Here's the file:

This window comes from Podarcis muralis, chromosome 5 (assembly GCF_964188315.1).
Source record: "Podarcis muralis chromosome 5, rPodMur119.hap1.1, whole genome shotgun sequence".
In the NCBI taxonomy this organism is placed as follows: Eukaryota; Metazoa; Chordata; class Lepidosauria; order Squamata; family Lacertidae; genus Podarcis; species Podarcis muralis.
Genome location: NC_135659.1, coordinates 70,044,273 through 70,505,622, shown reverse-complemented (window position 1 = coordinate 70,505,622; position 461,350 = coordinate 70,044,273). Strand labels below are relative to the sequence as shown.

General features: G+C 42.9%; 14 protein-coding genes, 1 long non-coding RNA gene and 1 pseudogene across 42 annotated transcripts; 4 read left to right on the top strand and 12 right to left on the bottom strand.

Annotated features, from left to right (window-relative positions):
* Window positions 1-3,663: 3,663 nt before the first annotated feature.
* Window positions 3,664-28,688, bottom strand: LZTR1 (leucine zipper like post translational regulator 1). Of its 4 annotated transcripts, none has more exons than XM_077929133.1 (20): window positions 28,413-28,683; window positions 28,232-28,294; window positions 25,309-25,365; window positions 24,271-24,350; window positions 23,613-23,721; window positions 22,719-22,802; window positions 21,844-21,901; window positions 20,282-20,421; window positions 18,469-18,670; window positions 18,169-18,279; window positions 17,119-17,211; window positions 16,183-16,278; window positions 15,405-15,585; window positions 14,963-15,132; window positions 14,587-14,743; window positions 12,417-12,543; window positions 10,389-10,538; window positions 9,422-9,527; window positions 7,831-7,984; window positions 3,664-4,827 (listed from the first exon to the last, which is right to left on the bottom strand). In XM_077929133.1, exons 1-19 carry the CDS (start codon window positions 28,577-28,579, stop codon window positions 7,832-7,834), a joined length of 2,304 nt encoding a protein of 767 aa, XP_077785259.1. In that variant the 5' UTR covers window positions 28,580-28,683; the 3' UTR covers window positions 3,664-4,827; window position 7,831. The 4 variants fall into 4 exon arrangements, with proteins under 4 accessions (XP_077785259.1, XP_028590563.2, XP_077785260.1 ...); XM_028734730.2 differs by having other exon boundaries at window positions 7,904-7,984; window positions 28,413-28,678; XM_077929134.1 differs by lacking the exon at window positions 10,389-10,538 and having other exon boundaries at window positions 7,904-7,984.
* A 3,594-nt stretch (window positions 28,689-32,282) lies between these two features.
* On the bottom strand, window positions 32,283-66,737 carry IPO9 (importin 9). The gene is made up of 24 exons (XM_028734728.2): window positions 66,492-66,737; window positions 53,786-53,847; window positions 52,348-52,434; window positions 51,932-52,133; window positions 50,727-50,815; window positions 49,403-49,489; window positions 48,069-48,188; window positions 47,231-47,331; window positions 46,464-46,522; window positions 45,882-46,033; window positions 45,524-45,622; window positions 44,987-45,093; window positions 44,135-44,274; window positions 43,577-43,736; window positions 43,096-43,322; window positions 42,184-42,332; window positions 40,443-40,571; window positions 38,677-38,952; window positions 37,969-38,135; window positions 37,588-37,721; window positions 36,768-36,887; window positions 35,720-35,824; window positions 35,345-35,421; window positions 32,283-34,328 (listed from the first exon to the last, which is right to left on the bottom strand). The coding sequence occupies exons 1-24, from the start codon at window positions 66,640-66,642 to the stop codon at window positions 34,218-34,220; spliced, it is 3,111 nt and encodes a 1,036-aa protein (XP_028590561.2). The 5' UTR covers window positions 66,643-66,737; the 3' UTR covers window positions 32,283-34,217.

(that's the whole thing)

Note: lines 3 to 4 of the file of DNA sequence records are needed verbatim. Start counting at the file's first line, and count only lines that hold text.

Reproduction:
In the NCBI taxonomy this organism is placed as follows: Eukaryota; Metazoa; Chordata; class Lepidosauria; order Squamata; family Lacertidae; genus Podarcis; species Podarcis muralis.
Genome location: NC_135659.1, coordinates 70,044,273 through 70,505,622, shown reverse-complemented (window position 1 = coordinate 70,505,622; position 461,350 = coordinate 70,044,273). Strand labels below are relative to the sequence as shown.